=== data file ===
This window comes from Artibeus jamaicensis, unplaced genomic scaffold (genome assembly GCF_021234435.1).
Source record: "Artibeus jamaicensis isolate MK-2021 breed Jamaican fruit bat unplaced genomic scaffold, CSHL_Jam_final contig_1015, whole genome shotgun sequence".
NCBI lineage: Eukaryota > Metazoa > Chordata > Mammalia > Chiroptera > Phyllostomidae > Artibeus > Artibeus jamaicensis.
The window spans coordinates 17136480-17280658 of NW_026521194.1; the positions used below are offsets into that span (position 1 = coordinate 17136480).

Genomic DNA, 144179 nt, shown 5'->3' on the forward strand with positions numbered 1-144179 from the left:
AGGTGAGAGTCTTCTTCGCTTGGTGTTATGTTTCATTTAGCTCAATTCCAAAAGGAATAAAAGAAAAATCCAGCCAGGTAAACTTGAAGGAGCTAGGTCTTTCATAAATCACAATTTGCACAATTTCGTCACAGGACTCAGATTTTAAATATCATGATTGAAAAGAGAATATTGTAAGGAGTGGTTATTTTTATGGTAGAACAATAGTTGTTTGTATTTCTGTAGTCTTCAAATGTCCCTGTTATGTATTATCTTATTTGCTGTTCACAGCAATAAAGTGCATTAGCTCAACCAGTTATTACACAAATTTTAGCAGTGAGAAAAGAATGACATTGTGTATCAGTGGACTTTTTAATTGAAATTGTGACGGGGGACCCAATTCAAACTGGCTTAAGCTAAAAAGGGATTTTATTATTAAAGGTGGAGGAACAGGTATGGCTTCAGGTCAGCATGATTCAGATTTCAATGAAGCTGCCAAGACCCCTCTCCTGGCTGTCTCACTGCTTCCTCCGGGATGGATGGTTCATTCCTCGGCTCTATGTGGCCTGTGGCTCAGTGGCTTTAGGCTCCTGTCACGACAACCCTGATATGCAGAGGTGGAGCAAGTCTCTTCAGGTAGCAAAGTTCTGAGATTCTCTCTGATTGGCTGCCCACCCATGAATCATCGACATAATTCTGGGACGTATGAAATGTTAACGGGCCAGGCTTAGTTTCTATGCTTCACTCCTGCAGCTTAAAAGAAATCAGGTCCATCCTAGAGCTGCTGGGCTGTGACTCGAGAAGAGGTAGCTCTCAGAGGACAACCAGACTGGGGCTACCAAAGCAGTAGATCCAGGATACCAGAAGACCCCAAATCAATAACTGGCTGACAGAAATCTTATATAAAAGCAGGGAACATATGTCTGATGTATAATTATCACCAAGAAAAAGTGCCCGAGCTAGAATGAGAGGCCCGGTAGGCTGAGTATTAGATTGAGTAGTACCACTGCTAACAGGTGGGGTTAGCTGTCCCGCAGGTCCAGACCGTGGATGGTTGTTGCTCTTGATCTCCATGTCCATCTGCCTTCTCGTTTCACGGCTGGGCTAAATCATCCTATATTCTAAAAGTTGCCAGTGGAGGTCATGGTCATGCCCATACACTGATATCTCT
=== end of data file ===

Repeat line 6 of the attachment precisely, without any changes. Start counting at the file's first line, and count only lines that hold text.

AGGTGAGAGTCTTCTTCGCTTGGTGTTATGTTTCATTTAGCTCAATTCCAAAAGGAATAAAAGAAAAATCCAGCCAGGTAAACTTGAAGGAGCTAGGTCTTTCATAAATCACAATTTGCACAATTTCGTCACAGGACTCAGATTTTAAATATCATGATTGAAAAGAGAATATTGTAAGGAGTGGTTATTTTTATGGTAGAACAATAGTTGTTTGTATTTCTGTAGTCTTCAAATGTCCCTGTTATGTATTATCTTATTTGCTGTTCACAGCAATAAAGTGCATTAGCTCAACCAGTTATTACACAAATTTTAGCAGTGAGAAAAGAATGACATTGTGTATCAGTGGACTTTTTAATTGAAATTGTGACGGGGGACCCAATTCAAACTGGCTTAAGCTAAAAAGGGATTTTATTATTAAAGGTGGAGGAACAGGTATGGCTTCAGGTCAGCATGATTCAGATTTCAATGAAGCTGCCAAGACCCCTCTCCTGGCTGTCTCACTGCTTCCTCCGGGATGGATGGTTCATTCCTCGGCTCTATGTGGCCTGTGGCTCAGTGGCTTTAGGCTCCTGTCACGACAACCCTGATATGCAGAGGTGGAGCAAGTCTCTTCAGGTAGCAAAGTTCTGAGATTCTCTCTGATTGGCTGCCCACCCATGAATCATCGACATAATTCTGGGACGTATGAAATGTTAACGGGCCAGGCTTAGTTTCTATGCTTCACTCCTGCAGCTTAAAAGAAATCAGGTCCATCCTAGAGCTGCTGGGCTGTGACTCGAGAAGAGGTAGCTCTCAGAGGACAACCAGACTGGGGCTACCAAAGCAGTAGATCCAGGATACCAGAAGACCCCAAATCAATAACTGGCTGACAGAAATCTTATATAAAAGCAGGGAACATATGTCTGATGTATAATTATCACCAAGAAAAAGTGCCCGAGCTAGAATGAGAGGCCCGGTAGGCTGAGTATTAGATTGAGTAGTACCACTGCTAACAGGTGGGGTTAGCTGTCCCGCAGGTCCAGACCGTGGATGGTTGTTGCTCTTGATCTCCATGTCCATCTGCCTTCTCGTTTCACGGCTGGGCTAAATCATCCTATATTCTAAAAGTTGCCAGTGGAGGTCATGGTCATGCCCATACACTGATATCTCT